Instructed by the Texas Supreme Court's directive in determining the scope of an express waiver, we conclude that section 551.142 of TOMA and section 252.061 of the Texas Local Government Code set the boundaries of their waivers of immunity to the express relief provided in the statutesCinjunctive and mandamus reliefCand that neither statute extends the scope of waiver to include the declaratory relief that Carowest sought and the trial court awarded here. Zachry Constr., 449 S.W.3d at 109B10; Tooke, 197 S.W.3d at 328B29. Although Carowest “filed an application for temporary restraining order (TRO) seeking to halt all work on the North Tributary Project” in the underlying proceeding prior to the severance, the trial court denied Carowest's request. See Carowest I, 432 S.W.3d at 512. After the severance, Carowest did not seek injunctive relief in the severed case, which is the subject of this appeal.

We also are bound by the Texas Supreme Court's opinion in Patel. In that case, the court explained that, under the redundant remedies doctrine, courts do not have jurisdiction over a claim brought under the UDJA against a governmental entity “when the same claim could be pursued through different channels.” See 469 S.W.3d at 79; see also EMCF Partners, 2017 Tex. App. LEXIS 1261, at *19B22 (applying Patel to conclude redundant remedies doctrine stood as additional bar to UDJA claim where plaintiff did not rely on “procedural vehicles and their concomitant statutory waivers of immunity” but “instead [relied] solely on the UDJA” ); McLane Co., 2017 Tex. App. LEXIS 851, *10B11 (concluding that trial court lacked jurisdiction to hear ultra vires claims because claims could be pursued through explicit waiver of immunity under Public Information Act); Riley v. Commissioners Court, 413 S.W.3d 774, 777B78 (Tex. App.CAustin 2013, pet. denied) (concluding that declarations that TOMA was violated were redundant of relief available under TOMA). Because the legislature expressly waived immunity under chapter 252 and TOMA, the “underlying nature” of Carowest's claims could have been brought directly against the City under those statutes, but Carowest chose not to avail itself of the available statutory channels for pursuing its claims, relying instead solely on the UDJA. See Tex. Gov't Code § 551.142(a); Tex. Loc. Gov't Code § 252.061; Sawyer Trust, 354 S.W.3d at 388 (looking to “underlying nature” of UDJA claims). In this procedural context, the redundant remedies doctrine is a further bar to Carowest's UDJA claims. See Patel, 469 S.W.3d at 79; EMCF Partners, 2017 Tex. App. LEXIS 1261, at *19B22.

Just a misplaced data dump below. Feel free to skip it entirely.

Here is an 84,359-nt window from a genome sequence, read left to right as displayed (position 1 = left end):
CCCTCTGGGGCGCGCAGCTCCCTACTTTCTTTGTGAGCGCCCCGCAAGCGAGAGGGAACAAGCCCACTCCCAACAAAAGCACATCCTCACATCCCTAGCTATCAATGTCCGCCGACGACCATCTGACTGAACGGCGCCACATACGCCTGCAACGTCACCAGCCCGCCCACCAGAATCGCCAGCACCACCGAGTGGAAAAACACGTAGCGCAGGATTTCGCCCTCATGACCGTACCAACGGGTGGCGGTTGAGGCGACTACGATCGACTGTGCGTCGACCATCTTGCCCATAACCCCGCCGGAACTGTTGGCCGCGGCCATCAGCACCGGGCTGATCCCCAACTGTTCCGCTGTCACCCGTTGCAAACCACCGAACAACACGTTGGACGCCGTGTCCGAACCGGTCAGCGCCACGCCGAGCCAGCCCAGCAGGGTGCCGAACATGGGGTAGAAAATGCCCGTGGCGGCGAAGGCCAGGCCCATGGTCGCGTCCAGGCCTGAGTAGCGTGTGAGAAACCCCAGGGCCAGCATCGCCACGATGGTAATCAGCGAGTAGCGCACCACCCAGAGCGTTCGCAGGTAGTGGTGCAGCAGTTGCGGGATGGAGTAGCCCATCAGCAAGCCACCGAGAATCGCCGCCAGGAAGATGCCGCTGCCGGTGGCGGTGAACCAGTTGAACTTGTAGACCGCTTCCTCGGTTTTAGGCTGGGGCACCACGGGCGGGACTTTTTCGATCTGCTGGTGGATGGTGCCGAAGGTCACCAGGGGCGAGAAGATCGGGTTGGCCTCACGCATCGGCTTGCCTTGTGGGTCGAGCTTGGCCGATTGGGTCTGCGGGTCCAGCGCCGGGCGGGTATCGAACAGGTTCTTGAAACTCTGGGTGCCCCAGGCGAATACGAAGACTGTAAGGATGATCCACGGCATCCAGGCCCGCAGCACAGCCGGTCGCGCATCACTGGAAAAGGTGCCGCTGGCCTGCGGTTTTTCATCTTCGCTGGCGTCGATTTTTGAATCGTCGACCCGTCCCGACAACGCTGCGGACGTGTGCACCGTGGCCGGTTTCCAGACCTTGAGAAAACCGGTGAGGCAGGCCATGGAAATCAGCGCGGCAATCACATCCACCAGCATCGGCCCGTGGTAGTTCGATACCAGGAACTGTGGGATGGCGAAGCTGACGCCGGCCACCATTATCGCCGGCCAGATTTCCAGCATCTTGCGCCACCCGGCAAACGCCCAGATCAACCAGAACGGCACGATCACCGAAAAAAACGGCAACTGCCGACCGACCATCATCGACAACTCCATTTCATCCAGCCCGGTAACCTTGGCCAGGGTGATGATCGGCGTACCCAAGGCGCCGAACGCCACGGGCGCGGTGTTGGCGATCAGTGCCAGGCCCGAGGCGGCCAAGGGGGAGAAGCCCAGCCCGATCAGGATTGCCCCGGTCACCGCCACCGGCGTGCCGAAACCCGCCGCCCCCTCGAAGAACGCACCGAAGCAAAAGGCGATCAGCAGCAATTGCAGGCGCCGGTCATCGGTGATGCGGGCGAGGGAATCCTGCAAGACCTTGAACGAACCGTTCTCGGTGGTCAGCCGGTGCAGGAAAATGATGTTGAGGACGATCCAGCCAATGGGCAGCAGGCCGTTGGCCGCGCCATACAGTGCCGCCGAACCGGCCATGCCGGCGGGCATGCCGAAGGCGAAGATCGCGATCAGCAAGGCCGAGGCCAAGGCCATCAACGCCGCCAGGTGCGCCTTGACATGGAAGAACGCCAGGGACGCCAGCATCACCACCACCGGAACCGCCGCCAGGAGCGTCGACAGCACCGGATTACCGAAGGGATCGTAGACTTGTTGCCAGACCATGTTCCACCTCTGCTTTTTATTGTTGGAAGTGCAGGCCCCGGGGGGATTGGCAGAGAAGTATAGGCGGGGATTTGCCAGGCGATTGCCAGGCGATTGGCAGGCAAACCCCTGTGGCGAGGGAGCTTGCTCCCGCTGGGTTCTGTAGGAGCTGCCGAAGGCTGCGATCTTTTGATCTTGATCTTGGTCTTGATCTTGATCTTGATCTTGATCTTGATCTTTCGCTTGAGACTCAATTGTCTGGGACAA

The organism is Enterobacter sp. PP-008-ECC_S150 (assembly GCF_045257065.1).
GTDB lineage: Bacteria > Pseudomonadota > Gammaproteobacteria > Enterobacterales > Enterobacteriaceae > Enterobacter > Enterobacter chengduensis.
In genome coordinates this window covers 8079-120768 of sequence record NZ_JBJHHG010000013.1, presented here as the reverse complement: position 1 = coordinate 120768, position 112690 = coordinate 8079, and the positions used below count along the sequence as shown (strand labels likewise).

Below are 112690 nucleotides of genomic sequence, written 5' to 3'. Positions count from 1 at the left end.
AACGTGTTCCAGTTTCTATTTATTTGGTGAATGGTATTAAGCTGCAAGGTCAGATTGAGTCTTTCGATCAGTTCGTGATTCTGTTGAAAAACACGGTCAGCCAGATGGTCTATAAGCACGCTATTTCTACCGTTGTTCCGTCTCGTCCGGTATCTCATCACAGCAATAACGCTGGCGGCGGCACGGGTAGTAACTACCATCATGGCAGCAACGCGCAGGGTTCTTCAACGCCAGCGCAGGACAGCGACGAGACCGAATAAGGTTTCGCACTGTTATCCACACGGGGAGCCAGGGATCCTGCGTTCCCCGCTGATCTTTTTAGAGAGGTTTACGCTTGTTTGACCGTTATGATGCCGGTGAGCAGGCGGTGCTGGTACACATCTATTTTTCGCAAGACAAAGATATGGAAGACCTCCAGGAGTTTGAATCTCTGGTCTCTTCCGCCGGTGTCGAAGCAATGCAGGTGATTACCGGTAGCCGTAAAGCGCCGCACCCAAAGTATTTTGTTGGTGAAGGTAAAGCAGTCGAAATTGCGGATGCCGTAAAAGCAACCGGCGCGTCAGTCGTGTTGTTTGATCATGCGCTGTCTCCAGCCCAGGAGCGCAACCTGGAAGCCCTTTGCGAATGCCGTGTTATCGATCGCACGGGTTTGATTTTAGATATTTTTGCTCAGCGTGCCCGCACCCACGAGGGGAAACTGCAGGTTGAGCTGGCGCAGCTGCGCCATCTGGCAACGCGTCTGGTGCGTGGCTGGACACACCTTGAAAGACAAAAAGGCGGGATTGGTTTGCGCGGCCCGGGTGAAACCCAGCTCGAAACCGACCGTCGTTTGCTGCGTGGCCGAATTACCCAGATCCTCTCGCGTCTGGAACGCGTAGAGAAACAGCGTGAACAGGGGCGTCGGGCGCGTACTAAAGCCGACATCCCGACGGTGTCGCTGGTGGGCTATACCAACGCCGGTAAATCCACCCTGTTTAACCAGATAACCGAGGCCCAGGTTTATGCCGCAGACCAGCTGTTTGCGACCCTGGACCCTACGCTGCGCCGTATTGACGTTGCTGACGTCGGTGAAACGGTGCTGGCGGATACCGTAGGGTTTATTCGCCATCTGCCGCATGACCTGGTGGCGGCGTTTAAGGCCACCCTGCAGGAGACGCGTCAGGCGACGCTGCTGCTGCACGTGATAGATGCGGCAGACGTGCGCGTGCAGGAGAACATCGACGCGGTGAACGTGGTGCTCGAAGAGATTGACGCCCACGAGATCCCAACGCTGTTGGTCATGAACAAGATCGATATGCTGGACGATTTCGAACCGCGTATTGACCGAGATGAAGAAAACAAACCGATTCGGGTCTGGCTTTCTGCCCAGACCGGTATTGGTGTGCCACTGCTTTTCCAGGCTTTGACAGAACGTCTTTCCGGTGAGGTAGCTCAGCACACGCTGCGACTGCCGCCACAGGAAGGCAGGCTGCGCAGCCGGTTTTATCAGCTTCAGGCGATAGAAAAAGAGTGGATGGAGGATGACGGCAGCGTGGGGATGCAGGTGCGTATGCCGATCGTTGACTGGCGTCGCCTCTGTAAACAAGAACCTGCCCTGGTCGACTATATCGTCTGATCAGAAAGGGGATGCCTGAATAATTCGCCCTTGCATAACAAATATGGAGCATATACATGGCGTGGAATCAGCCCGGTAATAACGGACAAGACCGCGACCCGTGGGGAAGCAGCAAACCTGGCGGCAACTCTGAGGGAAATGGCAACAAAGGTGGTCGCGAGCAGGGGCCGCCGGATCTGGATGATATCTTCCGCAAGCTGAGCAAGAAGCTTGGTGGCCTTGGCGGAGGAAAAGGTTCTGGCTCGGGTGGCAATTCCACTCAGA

Law-of-the-Case Doctrine

Carowest argues that the law-of-the-case doctrine bars a second appeal on the City's jurisdictional issue because we concluded that the trial court had jurisdiction over Carowest's UDJA claims in our opinion in Carowest I. In our resolution of that interlocutory appeal, we concluded that the trial court “did not err in concluding that Carowest had standing to bring a claim under chapter 252 and, in turn, denying the City's plea to the jurisdiction as to Carowest's declaratory claim regarding the North Tributary Project contract.” See 432 S.W.3d at 534. We similarly concluded that the trial court did not err in denying the City's plea to the jurisdiction as to Carowest's declaratory claims concerning TOMA violations. Id. at 531B32.

“The ‘law of the case’ doctrine is defined as that principle under which questions of law decided on appeal to a court of last resort will govern the case throughout its subsequent stages.” Hudson v. Wakefield, 711 S.W.2d 628, 630 (Tex. 1986). “Under the law of the case doctrine, a court of appeals is ordinarily bound by its initial decision if there is a subsequent appeal in the same case; but a determination to revisit an earlier decision is within the discretion of the court under the particular circumstances of each case.” Gotham Ins. Co. v. Warren E&P, Inc., 455 S.W.3d 558, 562 n.8 (Tex. 2014); see City of Hous. v. Jackson, 192 S.W.3d 764, 769 (Tex. 2006) (explaining that “conclusion reached by intermediate appellate court does not bar reconsideration of the initial conclusion in a subsequent appeal, and the decision to revisit the conclusion is left to the discretion of the court under the particular circumstances of each case”).

Under the particular circumstances of this case, we conclude that the law-of-the-case doctrine does not preclude us from revisiting our conclusions concerning the trial court's subject matter jurisdiction over Carowest's UDJA claims. See Jackson, 192 S.W.3d at 769. In contrast to our analysis here, the parties did not raise, and we did not consider, the redundant remedies doctrine in our jurisdictional analysis in the interlocutory appeal. See, e.g., Finance Comm'n of Tex. v. Norwood, 418 S.W.3d 566, 580 (Tex. 2013) (addressing issue of subject matter jurisdiction that was not raised by parties or addressed by lower courts and observing that issue of subject matter jurisdiction “can beCand if in doubt, must beCraised by a court on its own at any time”); Ex parte Springsteen, 506 S.W.3d at 798 n.50; Good Shepherd Med. Ctr., Inc. v. State, 306 S.W.3d 825, 837 (Tex. App.CAustin 2010, no pet.) (“[S]ubject-matter jurisdiction cannot be waived or conferred by agreement.” (citing Texas Ass'n of Bus., 852 S.W.2d at 443B46)).